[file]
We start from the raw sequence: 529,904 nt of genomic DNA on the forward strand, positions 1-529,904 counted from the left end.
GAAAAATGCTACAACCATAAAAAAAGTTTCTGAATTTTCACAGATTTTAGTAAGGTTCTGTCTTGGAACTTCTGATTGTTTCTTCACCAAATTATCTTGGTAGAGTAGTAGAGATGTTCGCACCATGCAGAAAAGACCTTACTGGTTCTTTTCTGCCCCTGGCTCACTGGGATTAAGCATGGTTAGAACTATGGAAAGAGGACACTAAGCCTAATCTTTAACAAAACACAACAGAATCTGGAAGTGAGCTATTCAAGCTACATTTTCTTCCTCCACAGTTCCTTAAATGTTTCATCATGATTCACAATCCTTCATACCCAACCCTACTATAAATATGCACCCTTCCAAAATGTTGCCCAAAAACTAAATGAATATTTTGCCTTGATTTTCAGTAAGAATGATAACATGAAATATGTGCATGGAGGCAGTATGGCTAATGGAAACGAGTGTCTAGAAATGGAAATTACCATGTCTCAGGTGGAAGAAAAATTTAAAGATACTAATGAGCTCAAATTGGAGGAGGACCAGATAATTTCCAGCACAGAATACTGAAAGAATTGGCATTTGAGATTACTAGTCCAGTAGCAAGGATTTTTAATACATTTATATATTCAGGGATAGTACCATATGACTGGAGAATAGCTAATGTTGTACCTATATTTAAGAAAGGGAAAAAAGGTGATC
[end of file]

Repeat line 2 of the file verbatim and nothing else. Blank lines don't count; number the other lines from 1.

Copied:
GAAAAATGCTACAACCATAAAAAAAGTTTCTGAATTTTCACAGATTTTAGTAAGGTTCTGTCTTGGAACTTCTGATTGTTTCTTCACCAAATTATCTTGGTAGAGTAGTAGAGATGTTCGCACCATGCAGAAAAGACCTTACTGGTTCTTTTCTGCCCCTGGCTCACTGGGATTAAGCATGGTTAGAACTATGGAAAGAGGACACTAAGCCTAATCTTTAACAAAACACAACAGAATCTGGAAGTGAGCTATTCAAGCTACATTTTCTTCCTCCACAGTTCCTTAAATGTTTCATCATGATTCACAATCCTTCATACCCAACCCTACTATAAATATGCACCCTTCCAAAATGTTGCCCAAAAACTAAATGAATATTTTGCCTTGATTTTCAGTAAGAATGATAACATGAAATATGTGCATGGAGGCAGTATGGCTAATGGAAACGAGTGTCTAGAAATGGAAATTACCATGTCTCAGGTGGAAGAAAAATTTAAAGATACTAATGAGCTCAAATTGGAGGAGGACCAGATAATTTCCAGCACAGAATACTGAAAGAATTGGCATTTGAGATTACTAGTCCAGTAGCAAGGATTTTTAATACATTTATATATTCAGGGATAGTACCATATGACTGGAGAATAGCTAATGTTGTACCTATATTTAAGAAAGGGAAAAAAGGTGATC